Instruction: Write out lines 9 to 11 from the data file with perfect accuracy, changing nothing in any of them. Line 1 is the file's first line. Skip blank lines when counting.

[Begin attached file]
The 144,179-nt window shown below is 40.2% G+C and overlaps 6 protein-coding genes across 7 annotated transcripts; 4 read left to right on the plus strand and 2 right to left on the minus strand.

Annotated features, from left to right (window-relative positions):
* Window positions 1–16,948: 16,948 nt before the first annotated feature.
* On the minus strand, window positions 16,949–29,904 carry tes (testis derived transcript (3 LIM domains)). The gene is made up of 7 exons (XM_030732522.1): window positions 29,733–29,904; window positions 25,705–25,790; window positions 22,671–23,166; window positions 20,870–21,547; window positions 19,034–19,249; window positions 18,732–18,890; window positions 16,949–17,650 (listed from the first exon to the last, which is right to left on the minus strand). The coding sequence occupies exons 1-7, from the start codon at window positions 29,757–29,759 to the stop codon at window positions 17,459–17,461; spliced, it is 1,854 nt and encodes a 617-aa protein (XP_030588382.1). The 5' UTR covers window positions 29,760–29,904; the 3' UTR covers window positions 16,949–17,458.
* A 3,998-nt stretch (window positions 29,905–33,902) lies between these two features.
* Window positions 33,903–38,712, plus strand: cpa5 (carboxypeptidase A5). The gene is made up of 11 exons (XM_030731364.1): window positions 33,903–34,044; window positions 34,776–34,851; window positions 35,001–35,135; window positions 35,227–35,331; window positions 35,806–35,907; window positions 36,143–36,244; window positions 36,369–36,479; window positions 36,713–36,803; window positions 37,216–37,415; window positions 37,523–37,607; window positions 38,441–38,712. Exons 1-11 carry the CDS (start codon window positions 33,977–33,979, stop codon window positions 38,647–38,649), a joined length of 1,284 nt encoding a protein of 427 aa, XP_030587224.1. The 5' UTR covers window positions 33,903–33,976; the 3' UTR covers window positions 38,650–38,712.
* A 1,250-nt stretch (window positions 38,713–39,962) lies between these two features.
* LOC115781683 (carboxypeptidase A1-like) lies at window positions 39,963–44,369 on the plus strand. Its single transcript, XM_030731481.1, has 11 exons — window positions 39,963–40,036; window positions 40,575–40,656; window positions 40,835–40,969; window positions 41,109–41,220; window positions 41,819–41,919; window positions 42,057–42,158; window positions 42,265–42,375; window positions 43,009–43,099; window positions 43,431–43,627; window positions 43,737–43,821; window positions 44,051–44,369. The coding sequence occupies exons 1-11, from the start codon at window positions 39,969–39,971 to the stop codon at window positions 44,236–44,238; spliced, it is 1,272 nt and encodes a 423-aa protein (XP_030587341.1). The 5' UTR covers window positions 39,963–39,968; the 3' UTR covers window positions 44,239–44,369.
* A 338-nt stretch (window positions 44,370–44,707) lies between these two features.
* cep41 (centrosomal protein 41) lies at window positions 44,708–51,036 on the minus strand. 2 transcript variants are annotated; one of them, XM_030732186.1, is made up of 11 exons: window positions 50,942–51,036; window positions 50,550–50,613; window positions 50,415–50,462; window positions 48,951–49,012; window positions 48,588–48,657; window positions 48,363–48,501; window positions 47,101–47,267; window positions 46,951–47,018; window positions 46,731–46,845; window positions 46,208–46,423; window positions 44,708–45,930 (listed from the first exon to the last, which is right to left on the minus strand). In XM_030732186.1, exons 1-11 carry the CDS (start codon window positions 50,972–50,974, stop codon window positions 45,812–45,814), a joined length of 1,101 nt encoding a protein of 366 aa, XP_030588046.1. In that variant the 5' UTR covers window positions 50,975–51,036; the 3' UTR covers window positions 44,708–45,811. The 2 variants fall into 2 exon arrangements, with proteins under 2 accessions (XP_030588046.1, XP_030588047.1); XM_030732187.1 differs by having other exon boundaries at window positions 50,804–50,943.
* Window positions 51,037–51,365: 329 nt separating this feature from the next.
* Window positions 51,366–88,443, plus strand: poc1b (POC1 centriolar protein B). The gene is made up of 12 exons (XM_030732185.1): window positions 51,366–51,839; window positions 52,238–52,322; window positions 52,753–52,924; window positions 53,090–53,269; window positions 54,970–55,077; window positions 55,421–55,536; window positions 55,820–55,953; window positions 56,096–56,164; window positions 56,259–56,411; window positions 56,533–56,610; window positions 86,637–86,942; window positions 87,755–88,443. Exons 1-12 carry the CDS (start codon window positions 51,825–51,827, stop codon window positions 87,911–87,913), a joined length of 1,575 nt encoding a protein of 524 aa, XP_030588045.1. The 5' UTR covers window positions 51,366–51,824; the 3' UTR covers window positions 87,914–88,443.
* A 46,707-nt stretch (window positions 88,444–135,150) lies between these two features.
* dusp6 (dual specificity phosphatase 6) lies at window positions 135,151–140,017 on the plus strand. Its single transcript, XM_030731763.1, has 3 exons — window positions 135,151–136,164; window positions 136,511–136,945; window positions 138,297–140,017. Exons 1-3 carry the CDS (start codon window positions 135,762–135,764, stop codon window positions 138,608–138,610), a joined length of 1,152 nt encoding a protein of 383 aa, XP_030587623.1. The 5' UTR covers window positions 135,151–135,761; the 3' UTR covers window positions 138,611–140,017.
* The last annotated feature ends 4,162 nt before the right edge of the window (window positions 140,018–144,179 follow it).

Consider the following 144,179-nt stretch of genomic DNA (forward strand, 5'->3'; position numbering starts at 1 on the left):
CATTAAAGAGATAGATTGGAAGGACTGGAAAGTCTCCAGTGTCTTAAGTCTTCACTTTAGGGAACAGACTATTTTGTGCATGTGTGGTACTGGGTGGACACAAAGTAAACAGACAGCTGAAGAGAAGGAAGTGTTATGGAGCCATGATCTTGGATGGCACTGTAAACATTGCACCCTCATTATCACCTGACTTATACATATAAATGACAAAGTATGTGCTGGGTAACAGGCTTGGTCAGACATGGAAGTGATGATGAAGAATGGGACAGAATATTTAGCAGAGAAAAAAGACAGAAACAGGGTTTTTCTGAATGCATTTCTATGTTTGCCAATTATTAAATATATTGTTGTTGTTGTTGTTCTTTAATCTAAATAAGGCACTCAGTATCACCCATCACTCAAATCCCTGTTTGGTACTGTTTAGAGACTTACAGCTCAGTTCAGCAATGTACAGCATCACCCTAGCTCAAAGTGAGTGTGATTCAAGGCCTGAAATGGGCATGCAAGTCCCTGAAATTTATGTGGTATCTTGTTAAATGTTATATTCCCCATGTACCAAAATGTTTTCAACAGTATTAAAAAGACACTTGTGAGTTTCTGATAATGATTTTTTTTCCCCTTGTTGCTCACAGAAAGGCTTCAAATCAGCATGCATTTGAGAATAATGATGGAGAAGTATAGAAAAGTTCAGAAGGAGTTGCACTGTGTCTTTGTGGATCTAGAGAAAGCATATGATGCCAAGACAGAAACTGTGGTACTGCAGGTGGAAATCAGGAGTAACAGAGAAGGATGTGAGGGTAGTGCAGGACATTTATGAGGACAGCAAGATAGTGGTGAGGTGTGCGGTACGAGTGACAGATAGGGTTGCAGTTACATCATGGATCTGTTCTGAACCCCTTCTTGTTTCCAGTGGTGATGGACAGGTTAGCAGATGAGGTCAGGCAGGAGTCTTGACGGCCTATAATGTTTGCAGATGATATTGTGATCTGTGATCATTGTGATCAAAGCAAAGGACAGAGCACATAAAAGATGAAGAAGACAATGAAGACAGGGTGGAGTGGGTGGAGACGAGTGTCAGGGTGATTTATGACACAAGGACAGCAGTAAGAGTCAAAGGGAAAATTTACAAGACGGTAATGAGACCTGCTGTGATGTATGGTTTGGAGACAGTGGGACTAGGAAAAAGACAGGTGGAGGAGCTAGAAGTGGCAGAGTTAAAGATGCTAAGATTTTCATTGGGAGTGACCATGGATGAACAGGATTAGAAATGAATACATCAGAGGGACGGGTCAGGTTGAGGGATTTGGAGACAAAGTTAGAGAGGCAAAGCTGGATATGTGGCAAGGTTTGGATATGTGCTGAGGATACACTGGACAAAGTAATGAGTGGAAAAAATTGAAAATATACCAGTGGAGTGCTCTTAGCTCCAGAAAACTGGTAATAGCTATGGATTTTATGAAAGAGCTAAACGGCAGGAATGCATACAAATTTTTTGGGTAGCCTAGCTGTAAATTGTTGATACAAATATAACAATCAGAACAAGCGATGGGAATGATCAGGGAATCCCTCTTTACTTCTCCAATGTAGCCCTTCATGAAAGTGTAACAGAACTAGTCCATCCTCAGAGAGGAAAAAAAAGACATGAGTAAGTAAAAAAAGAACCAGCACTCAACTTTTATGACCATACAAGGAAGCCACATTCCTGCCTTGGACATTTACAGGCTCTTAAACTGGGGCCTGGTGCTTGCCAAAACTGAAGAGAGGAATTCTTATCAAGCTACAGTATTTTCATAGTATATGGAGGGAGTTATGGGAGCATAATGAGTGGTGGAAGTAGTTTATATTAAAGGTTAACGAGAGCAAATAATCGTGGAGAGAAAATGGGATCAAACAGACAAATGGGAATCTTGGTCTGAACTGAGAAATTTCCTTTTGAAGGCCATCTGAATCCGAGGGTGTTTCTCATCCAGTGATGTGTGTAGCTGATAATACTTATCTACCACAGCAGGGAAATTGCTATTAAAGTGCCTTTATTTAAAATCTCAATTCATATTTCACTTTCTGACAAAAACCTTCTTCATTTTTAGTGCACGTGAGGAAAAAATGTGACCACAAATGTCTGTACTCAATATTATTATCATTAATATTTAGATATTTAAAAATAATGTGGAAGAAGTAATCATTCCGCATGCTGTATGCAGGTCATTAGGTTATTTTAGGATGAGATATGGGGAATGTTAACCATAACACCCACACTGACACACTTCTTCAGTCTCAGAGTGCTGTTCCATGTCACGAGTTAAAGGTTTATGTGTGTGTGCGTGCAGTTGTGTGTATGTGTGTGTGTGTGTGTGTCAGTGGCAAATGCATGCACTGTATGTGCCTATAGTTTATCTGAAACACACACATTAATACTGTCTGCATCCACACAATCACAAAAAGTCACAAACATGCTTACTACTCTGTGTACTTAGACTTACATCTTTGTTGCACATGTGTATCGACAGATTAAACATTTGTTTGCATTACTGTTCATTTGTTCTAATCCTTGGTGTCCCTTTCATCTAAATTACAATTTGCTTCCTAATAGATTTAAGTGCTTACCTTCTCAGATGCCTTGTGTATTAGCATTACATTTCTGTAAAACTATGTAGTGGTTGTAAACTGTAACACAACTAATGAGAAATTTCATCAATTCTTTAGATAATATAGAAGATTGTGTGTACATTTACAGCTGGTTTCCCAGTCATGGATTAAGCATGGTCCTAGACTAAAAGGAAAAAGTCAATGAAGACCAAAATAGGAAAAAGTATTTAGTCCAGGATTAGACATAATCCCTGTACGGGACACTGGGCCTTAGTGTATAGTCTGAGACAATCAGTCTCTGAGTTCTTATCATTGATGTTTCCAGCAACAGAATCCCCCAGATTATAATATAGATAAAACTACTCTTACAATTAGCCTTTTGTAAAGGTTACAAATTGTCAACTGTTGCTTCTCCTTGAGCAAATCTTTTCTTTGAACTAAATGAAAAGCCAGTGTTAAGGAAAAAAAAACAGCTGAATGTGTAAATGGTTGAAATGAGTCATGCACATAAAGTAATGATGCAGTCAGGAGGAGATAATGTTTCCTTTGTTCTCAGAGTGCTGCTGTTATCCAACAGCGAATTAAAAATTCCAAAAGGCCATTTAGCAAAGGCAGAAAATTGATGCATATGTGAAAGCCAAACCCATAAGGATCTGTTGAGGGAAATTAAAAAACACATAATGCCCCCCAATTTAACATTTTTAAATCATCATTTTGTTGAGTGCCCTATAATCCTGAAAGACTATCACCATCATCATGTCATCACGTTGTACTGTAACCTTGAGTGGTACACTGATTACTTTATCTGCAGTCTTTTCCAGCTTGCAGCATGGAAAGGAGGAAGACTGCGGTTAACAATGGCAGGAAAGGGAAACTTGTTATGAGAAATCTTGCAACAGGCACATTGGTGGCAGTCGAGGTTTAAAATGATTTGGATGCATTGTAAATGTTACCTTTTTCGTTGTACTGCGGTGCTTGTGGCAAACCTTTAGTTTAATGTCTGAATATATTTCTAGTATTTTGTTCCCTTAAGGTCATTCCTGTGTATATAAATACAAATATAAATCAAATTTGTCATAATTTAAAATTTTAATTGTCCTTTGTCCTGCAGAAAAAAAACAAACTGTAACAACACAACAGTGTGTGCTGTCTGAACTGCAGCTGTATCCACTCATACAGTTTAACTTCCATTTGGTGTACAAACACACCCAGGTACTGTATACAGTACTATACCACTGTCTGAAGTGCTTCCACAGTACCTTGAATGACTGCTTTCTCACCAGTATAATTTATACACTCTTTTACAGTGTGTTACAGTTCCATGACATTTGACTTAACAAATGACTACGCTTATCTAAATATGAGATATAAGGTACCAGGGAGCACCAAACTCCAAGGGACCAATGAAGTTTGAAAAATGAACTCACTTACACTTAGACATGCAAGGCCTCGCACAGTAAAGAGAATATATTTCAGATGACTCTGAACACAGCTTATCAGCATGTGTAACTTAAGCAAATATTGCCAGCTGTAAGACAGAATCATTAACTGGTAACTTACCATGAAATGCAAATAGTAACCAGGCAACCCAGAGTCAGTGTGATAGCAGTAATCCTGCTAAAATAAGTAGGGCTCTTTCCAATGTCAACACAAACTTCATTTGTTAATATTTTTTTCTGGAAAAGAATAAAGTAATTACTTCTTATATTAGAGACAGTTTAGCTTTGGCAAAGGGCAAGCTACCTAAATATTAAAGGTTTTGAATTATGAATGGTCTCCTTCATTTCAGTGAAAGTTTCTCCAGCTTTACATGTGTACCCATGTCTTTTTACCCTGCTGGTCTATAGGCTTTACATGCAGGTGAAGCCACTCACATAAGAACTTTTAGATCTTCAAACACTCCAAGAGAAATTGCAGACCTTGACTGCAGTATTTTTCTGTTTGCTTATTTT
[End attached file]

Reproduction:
* A 338-nt stretch (window positions 44,370–44,707) lies between these two features.
* cep41 (centrosomal protein 41) lies at window positions 44,708–51,036 on the minus strand. 2 transcript variants are annotated; one of them, XM_030732186.1, is made up of 11 exons: window positions 50,942–51,036; window positions 50,550–50,613; window positions 50,415–50,462; window positions 48,951–49,012; window positions 48,588–48,657; window positions 48,363–48,501; window positions 47,101–47,267; window positions 46,951–47,018; window positions 46,731–46,845; window positions 46,208–46,423; window positions 44,708–45,930 (listed from the first exon to the last, which is right to left on the minus strand). In XM_030732186.1, exons 1-11 carry the CDS (start codon window positions 50,972–50,974, stop codon window positions 45,812–45,814), a joined length of 1,101 nt encoding a protein of 366 aa, XP_030588046.1. In that variant the 5' UTR covers window positions 50,975–51,036; the 3' UTR covers window positions 44,708–45,811. The 2 variants fall into 2 exon arrangements, with proteins under 2 accessions (XP_030588046.1, XP_030588047.1); XM_030732187.1 differs by having other exon boundaries at window positions 50,804–50,943.
* Window positions 51,037–51,365: 329 nt separating this feature from the next.